I Think I Can

 

yes-i-did-it

Let’s start Monday with a pop quiz. 😉

Pick one:

  1. I can’t do that.
  2. I don’t know how to do that yet.

Carol Dweck, a Stanford University psychologist has spent years studying how our mindset affects our performance and personal satisfaction.

She describes two mindsets: fixed and growth. In a fixed mindset, people believe their ability is a fixed trait, meaning it is what it is, they can’t learn new things (option 1). In a growth mindset, people believe they can develop a skill, meaning they can improve over time (option 2). This is a deep topic, worthy of a book (which Dr. Dweck has considerately written), //ws-na.amazon-adsystem.com/widgets/q?ServiceVersion=20070822&OneJS=1&Operation=GetAdHtml&MarketPlace=US&source=ac&ref=tf_til&ad_type=product_link&tracking_id=yar0dc-20&marketplace=amazon&region=US&placement=0345472322&asins=0345472322&linkId=bf4422fb0e8b3725f406af01e494abeb&show_border=true&link_opens_in_new_window=true&price_color=333333&title_color=0066c0&bg_color=ffffff” target=”_blank”>Mindset: The New Psychology of Success.

For today, here’s something to nibble on as you go through your week: We live in an evolving world and we can choose to learn with it or stay in place. We can keep up with the stream of new data, new skills, new technology, new everything or we can be the rock that stays still in the middle of the river. Can you tell which one appeals to me? 🙂

i_think_i_can

Learning requires

  • Curiosity
  • Exposure to things that are different from you and how you think
  • Listening
  • Being uncomfortable when you can’t understand or do something…. at first
  • Practice, practice, practice until you get better
  • Taking a chance that you’ll fail, sometimes publicly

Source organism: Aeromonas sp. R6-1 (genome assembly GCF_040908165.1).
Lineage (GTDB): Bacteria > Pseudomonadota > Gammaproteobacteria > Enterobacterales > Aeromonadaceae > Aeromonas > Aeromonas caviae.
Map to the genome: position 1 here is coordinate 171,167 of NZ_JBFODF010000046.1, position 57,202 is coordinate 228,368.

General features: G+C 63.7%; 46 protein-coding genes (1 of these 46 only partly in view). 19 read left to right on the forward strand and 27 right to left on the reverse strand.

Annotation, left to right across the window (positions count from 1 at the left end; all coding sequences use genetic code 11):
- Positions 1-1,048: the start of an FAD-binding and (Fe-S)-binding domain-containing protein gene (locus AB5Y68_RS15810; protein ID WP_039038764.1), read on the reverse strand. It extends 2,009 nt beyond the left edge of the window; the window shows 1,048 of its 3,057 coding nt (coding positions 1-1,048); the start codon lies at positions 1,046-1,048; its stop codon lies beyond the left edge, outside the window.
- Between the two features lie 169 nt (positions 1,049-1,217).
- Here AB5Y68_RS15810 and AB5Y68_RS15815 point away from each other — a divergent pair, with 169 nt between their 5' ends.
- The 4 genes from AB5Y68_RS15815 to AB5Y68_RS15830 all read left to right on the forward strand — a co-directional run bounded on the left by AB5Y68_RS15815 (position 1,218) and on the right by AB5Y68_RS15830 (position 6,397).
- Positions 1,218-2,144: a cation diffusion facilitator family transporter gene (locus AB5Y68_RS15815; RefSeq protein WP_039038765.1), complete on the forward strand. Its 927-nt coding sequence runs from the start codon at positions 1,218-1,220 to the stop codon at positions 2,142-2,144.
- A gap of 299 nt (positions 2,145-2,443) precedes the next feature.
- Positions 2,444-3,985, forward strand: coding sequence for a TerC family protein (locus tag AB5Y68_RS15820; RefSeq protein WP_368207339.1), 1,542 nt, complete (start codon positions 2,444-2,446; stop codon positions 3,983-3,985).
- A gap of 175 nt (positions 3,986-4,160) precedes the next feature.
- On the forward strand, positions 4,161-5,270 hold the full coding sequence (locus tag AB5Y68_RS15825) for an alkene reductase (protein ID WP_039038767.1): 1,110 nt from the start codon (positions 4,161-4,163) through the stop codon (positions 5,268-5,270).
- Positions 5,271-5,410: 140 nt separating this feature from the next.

• Faith in your ability to learn

crazy-enough-to-think-i-can

Why does mindset matter?

Our mindset frames how we see the world and whether we’re willing to invest, to have faith in our ability to change, to do things differently.

Can you imagine telling a child that they’ll never get smarter? That they’ll never advance to the next grade?

Would we tell a new employee that they’ll never learn a new skill and so we won’t send them to training?

Of course not. We would have faith in them that they will learn and grow. So why would we tell ourselves these negative things? I’m not saying that we should all go back to school or tackle every new concept. I’m saying that, if you want to, you can learn anything you want. The real challenge is knowing what you want to learn, not whether you can do it.

By the way, if you’re interested in more from Carol Dweck, check out www.curious.com, where she has a weekly post on mindsets.

Process Before Progress

GM!

I’ve got a challenging morning so will keep it short with a great quote from a young author, Jason Reynolds. He was featured on NPR’s Weekend Edition Sunday if you want to hear the whole interview.

Be not afraid of discomfort. If you can’t put yourself in a situation where you are uncomfortable then you will never grow. You will never change. You’ll never learn. And I think for me, the discomfort of drowning is what taught me to swim.

And furthermore, I think that for all the young people out there, the one thing that I learned that I still hold on to every day of my life as I work as an artist is that it’s always going to be process before progress. It takes work. It takes humility. It takes confidence. It takes agency and urgency. And it takes a little bit of luck sometimes, too.

go on as you never have

Doesn’t this fit with our culture of transformation?

If you watched last night’s Olympics, you saw Britain’s Adam Peaty set a world record and win the gold in the men’s 100m breaststroke. As a kid, Peaty was afraid of water; do you think he’s glad to have pushed past his discomfort?

May you find new ways to grow this week!

Caryn